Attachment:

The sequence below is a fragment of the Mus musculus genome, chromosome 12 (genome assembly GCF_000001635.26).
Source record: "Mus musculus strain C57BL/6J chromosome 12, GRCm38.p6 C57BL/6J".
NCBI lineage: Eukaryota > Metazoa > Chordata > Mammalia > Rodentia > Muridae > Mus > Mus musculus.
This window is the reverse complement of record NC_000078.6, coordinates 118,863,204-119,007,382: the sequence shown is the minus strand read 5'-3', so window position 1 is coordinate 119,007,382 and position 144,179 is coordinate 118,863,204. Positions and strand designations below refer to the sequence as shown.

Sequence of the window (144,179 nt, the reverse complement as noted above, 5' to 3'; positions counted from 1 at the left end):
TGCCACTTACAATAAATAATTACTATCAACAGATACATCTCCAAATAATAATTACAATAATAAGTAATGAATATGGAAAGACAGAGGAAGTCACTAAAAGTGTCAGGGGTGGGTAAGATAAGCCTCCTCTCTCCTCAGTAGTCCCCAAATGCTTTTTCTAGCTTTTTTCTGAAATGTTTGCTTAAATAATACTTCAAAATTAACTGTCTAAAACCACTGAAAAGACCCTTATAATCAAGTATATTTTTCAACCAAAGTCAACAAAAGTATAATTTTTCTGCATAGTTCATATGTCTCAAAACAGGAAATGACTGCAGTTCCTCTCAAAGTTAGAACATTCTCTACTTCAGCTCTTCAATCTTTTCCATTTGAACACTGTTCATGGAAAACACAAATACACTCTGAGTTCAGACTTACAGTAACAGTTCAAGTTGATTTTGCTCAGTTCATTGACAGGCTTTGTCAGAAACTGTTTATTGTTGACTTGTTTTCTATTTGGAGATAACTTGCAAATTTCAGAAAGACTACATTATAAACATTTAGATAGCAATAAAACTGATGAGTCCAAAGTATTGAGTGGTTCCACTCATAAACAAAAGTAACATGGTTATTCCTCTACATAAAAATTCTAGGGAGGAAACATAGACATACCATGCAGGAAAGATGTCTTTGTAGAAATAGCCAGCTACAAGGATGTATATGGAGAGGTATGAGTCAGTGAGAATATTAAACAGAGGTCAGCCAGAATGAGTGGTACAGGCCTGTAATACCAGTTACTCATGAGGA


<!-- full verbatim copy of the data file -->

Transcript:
The sequence below is a fragment of the Mus musculus genome, chromosome 12 (genome assembly GCF_000001635.26).
Source record: "Mus musculus strain C57BL/6J chromosome 12, GRCm38.p6 C57BL/6J".
NCBI lineage: Eukaryota > Metazoa > Chordata > Mammalia > Rodentia > Muridae > Mus > Mus musculus.
This window is the reverse complement of record NC_000078.6, coordinates 118,863,204-119,007,382: the sequence shown is the minus strand read 5'-3', so window position 1 is coordinate 119,007,382 and position 144,179 is coordinate 118,863,204. Positions and strand designations below refer to the sequence as shown.

Sequence of the window (144,179 nt, the reverse complement as noted above, 5' to 3'; positions counted from 1 at the left end):
TGCCACTTACAATAAATAATTACTATCAACAGATACATCTCCAAATAATAATTACAATAATAAGTAATGAATATGGAAAGACAGAGGAAGTCACTAAAAGTGTCAGGGGTGGGTAAGATAAGCCTCCTCTCTCCTCAGTAGTCCCCAAATGCTTTTTCTAGCTTTTTTCTGAAATGTTTGCTTAAATAATACTTCAAAATTAACTGTCTAAAACCACTGAAAAGACCCTTATAATCAAGTATATTTTTCAACCAAAGTCAACAAAAGTATAATTTTTCTGCATAGTTCATATGTCTCAAAACAGGAAATGACTGCAGTTCCTCTCAAAGTTAGAACATTCTCTACTTCAGCTCTTCAATCTTTTCCATTTGAACACTGTTCATGGAAAACACAAATACACTCTGAGTTCAGACTTACAGTAACAGTTCAAGTTGATTTTGCTCAGTTCATTGACAGGCTTTGTCAGAAACTGTTTATTGTTGACTTGTTTTCTATTTGGAGATAACTTGCAAATTTCAGAAAGACTACATTATAAACATTTAGATAGCAATAAAACTGATGAGTCCAAAGTATTGAGTGGTTCCACTCATAAACAAAAGTAACATGGTTATTCCTCTACATAAAAATTCTAGGGAGGAAACATAGACATACCATGCAGGAAAGATGTCTTTGTAGAAATAGCCAGCTACAAGGATGTATATGGAGAGGTATGAGTCAGTGAGAATATTAAACAGAGGTCAGCCAGAATGAGTGGTACAGGCCTGTAATACCAGTTACTCATGAGGA